Vegetables and herbs are thriving outdoors because of the increased light exposure, the ocean air and the amount of rain they receive, said Resorts’ executive chef Robert Levenson.

All of the casino’s restaurants use the herbs and vegetables. EastWind uses the Thai hot peppers. jalapeno peppers are used by Breadsticks Cafe And Grill. Purple sage, spearmint and tarragon are used in cocktail drinks.

“This a chef-driven initiative,” said Levenson. Chefs help maintain the garden.

For the several years, Caesars and Harrah’s have maintained herb gardens on their roofs. Harrah’s herb and vegetable garden is a adjacent to a family-friendly pool for those under 21 on the fourth floor of the Marina Tower.

“The fresh herbs enhance our locally-sourced dishes in our restaurants and add a healthy, farm-to-table approach to offering fresh ingredients,” said Noel Stevenson, regional director of public relations, Caesars Entertainment, Atlantic City and Philadelphia.

Contact: 609-272-7202

Twitter @ACPressJackson

Staff writer

Staff Writer

Twenty years as a staff writer in the features department, specializing in entertainment and the arts at The Press of Atlantic City.

Welcome to the discussion.

Keep it Clean. Please avoid obscene, vulgar, lewd, racist or sexually-oriented language.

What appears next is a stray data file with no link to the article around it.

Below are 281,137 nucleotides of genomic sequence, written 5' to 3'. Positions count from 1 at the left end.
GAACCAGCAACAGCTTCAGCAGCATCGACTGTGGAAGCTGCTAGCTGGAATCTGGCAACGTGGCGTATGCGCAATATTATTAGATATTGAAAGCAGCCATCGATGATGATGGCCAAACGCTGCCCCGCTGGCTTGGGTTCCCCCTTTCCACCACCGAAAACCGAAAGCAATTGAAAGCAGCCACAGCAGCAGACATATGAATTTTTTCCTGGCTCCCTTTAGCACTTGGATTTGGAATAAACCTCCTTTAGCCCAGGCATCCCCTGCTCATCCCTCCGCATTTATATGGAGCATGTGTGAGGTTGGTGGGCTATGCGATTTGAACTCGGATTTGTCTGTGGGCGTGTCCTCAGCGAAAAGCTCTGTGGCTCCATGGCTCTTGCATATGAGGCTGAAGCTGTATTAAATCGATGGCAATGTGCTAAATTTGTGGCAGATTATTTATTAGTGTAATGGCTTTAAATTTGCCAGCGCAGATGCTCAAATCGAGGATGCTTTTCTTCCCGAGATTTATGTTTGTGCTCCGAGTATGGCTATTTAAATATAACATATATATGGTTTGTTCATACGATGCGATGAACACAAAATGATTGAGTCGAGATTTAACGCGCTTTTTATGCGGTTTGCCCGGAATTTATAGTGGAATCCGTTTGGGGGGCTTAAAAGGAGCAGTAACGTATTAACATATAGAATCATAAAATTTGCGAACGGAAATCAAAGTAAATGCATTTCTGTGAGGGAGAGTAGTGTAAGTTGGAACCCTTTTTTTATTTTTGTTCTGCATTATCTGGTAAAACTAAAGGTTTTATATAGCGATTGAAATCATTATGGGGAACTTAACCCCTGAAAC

Don't Threaten. Threats of harming another person will not be tolerated.
Be Truthful. Don't knowingly lie about anyone or anything.
Be Nice. No racism, sexism or any sort of -ism that is degrading to another person.
Be Proactive. Use the 'Report' link on each comment to let us know of abusive posts.
Share with Us. We'd love to hear eyewitness accounts, the history behind an article.

PLEASE BE ADVISED: Soon we will no longer integrate with Facebook for story comments. The commenting option is not going away, however, readers will need to register for a FREE site account to continue sharing their thoughts and feedback on stories. If you already have an account (i.e. current subscribers, posting in obituary guestbooks, for submitting community events), you may use that login, otherwise, you will be prompted to create a new account.

Load comments